Voice of the Press

The following concerning the bill above referred to appeared in the editorial columns of the Press Knickerbocker-Express of Albany, N. Y., on the 8th inst.

When the Bell measure, which proposes that persons not qualified as physicians shall be prohibited from prescribing remedies to sick persons, was first introduced in the legislature, the Press-Knickerbocker-Express denounced the bill as a drive at Christian Scientists. Subsequent developments have borne out our assertion. The Troy press apparently believes that the Bell bill is decidedly faulty. Without taking a decided stand in favor of either side the Press says :—

"The drug associations and patent medicine proprietors asked to have the bill amended so as not to affect their interests, and the readiness with which their requests were complied with gives color to the charge that the bill is simply a drive at the Christian Scientists, and the other features were added to disguise its true intent. Undoubtedly Christian Science is more damaging to the income of the regular medical profession than any other competition with which it has to contend, and the physicians are naturally anxious to suppress it. Having given years to the study of diseases, they feel that they are entitled to a monopoly of practice. Otherwise, courses in medical schools are deprived of much of their commercial value. The Scientists, on the other hand, admit that they know nothing of disease, as they confine their studies to good health, and are wonderfully successful in dispensing it to long-suffering seekers of this boon. Between these rival claims, our readers may judge for themselves."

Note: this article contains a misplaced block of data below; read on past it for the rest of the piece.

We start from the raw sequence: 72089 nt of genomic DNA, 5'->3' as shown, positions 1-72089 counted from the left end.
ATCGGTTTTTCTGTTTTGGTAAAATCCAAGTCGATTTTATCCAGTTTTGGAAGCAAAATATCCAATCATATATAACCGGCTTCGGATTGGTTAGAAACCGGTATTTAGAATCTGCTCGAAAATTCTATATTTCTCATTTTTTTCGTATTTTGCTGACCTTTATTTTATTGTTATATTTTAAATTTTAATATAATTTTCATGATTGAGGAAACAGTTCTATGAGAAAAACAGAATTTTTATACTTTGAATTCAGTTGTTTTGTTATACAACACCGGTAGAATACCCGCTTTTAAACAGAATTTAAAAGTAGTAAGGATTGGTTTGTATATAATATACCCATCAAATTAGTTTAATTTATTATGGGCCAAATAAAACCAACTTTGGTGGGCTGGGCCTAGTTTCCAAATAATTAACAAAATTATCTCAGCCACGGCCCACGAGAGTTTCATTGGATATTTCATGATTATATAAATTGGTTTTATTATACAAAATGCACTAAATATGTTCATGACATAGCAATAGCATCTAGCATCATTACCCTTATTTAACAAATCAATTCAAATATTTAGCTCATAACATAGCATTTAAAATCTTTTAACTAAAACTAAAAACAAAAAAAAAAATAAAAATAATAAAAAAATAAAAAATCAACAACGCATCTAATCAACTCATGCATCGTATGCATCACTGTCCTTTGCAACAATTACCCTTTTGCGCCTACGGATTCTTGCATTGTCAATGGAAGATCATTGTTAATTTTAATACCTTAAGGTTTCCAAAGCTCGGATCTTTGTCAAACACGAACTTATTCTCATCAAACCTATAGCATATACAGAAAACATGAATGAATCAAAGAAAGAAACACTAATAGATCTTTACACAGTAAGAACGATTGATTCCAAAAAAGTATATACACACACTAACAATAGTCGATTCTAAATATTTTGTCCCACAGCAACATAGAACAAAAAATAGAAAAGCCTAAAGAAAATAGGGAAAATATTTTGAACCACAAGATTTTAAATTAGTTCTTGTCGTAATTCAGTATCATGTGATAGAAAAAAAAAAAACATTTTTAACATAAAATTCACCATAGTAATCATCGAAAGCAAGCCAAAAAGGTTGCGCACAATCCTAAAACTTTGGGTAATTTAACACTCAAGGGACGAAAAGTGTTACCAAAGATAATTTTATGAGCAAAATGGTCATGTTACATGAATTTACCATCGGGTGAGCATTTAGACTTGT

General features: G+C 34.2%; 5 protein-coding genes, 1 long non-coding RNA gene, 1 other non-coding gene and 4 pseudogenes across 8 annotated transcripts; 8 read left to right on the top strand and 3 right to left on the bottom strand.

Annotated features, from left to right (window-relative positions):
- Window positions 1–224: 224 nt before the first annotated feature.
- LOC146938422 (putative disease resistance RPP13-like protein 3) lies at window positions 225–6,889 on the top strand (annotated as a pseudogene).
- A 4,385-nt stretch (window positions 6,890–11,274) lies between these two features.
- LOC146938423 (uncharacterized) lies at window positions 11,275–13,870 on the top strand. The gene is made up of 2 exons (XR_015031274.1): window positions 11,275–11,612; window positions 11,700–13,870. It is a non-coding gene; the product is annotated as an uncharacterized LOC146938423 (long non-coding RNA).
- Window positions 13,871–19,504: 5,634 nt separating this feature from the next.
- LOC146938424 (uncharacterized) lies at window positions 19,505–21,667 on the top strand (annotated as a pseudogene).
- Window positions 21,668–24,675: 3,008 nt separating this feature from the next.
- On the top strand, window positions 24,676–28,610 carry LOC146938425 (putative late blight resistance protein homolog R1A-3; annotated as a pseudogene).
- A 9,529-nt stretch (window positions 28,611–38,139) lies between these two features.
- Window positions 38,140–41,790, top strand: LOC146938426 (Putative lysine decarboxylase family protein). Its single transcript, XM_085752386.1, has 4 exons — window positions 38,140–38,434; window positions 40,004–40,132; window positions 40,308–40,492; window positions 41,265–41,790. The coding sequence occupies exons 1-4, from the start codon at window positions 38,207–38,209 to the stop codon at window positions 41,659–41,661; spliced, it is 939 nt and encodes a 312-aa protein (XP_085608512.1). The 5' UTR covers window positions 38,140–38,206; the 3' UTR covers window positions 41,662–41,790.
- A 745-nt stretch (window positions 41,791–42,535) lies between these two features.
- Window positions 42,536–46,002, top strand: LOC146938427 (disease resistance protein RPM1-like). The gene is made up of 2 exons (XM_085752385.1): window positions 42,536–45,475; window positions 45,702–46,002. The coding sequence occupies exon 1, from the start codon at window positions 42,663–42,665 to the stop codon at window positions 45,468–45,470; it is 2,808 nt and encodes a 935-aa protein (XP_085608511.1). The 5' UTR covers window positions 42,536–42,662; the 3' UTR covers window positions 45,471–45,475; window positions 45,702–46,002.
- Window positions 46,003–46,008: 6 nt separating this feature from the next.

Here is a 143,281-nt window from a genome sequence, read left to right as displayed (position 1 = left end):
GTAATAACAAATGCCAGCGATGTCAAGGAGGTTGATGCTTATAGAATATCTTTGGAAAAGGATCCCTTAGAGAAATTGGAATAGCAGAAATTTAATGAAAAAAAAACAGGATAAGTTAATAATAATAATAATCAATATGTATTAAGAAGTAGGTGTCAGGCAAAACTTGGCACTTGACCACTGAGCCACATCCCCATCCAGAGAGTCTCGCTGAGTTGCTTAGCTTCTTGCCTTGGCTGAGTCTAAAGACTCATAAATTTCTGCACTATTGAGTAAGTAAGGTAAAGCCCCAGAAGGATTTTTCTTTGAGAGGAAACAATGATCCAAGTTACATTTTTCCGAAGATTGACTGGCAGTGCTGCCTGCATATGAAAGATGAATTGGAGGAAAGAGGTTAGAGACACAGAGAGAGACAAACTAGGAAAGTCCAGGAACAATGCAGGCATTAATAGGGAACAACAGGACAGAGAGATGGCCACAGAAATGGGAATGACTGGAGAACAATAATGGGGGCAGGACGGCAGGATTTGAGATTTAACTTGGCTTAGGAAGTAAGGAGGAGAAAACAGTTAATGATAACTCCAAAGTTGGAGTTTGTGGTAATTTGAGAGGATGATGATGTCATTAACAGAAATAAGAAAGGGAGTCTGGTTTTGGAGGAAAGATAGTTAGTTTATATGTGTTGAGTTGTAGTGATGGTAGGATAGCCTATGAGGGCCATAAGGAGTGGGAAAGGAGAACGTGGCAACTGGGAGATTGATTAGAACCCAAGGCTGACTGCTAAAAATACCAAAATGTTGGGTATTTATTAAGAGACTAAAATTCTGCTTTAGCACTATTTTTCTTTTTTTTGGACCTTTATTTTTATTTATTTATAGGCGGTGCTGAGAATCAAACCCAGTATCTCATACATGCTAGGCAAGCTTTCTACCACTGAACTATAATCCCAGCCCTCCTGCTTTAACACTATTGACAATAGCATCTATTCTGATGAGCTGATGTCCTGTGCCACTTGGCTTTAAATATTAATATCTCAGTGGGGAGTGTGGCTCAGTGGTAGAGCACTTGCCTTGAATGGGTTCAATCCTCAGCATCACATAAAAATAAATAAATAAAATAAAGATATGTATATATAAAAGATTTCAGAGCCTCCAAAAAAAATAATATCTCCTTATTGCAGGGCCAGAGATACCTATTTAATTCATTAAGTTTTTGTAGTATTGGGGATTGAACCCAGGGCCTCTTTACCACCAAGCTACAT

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Liberty in Healing
February 14, 1901

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